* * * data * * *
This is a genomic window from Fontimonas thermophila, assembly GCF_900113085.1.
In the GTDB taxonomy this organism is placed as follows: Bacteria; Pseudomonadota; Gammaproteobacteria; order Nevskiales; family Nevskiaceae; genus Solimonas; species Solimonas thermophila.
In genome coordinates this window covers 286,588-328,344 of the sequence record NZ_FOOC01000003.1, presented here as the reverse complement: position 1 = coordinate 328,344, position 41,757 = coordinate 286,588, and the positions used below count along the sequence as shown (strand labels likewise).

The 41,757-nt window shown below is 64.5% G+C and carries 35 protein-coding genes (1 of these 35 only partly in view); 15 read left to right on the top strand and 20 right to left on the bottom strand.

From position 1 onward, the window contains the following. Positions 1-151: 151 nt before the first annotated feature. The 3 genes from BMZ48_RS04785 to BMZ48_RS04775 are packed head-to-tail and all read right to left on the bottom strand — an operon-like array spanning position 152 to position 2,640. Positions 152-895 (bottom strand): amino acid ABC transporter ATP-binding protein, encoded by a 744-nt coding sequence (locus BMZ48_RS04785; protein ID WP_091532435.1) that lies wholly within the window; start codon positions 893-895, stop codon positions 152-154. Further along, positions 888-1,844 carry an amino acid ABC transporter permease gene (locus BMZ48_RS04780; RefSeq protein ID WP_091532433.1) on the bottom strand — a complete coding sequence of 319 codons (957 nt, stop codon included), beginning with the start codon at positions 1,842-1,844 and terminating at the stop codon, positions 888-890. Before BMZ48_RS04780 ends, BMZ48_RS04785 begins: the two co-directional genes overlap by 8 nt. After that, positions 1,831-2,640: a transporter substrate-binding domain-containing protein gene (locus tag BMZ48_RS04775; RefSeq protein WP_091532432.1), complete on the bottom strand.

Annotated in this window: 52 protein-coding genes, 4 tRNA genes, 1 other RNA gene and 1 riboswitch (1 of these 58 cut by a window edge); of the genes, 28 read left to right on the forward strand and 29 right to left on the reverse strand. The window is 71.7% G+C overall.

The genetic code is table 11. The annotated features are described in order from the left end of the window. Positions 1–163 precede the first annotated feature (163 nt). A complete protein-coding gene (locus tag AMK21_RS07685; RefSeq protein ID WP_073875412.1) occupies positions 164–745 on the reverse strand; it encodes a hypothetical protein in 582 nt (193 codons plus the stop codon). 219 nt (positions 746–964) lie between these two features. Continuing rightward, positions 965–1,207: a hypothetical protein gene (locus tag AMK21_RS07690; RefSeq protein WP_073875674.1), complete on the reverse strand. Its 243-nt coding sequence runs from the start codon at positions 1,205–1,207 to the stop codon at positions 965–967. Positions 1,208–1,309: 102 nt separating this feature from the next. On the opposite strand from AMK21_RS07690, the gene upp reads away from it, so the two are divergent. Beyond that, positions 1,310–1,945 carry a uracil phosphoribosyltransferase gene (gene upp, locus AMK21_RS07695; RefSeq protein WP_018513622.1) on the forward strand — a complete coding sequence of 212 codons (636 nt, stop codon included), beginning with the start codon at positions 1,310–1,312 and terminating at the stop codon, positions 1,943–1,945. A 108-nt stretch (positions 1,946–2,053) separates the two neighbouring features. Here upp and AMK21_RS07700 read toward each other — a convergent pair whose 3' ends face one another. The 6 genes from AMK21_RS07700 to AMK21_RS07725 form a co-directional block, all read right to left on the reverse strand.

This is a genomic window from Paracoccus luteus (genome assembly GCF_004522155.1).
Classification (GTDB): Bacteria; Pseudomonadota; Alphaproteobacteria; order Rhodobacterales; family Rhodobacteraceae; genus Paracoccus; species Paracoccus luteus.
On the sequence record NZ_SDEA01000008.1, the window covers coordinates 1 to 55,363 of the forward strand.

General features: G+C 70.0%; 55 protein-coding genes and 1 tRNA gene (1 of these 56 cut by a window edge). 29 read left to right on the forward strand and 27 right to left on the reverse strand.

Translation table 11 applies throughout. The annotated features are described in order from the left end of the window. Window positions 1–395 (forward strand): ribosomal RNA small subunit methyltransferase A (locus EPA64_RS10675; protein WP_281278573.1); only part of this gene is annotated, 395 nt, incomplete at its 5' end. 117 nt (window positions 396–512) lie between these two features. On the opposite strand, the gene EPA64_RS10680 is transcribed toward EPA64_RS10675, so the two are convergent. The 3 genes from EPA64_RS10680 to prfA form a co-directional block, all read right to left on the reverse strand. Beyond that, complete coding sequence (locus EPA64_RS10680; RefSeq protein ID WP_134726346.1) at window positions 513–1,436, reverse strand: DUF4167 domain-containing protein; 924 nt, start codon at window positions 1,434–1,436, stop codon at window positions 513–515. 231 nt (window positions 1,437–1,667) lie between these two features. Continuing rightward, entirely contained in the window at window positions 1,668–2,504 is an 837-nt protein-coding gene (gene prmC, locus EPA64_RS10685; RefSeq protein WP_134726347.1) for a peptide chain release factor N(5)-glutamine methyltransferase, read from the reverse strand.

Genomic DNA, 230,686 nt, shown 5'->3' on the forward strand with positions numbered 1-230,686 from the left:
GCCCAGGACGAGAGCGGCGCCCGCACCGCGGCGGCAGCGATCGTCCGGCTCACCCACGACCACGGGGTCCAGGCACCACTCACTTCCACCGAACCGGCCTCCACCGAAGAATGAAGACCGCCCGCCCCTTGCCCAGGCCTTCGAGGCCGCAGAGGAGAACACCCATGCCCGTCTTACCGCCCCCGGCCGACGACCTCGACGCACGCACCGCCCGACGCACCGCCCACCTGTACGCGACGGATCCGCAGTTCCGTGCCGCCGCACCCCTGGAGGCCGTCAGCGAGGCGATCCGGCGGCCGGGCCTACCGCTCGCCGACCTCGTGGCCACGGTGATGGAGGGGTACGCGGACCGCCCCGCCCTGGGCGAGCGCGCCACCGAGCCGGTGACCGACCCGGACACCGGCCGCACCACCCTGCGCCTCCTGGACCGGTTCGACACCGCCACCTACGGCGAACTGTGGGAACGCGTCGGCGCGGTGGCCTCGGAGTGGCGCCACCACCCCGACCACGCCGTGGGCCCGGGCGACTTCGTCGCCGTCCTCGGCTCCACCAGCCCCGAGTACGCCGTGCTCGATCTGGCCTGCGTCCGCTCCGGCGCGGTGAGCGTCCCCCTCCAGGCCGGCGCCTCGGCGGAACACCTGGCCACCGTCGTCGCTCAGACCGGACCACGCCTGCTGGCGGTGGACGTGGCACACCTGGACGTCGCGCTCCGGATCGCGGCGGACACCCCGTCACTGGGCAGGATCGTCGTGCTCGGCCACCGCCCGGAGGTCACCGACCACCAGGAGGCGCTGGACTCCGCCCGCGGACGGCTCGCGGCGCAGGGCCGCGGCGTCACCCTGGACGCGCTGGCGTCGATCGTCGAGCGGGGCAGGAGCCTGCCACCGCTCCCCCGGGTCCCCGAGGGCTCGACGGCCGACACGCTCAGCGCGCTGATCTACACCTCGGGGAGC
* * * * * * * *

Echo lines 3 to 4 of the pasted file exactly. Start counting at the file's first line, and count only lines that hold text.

In genome coordinates this window covers 286,588-328,344 of the sequence record NZ_FOOC01000003.1, presented here as the reverse complement: position 1 = coordinate 328,344, position 41,757 = coordinate 286,588, and the positions used below count along the sequence as shown (strand labels likewise).

The 41,757-nt window shown below is 64.5% G+C and carries 35 protein-coding genes (1 of these 35 only partly in view); 15 read left to right on the top strand and 20 right to left on the bottom strand.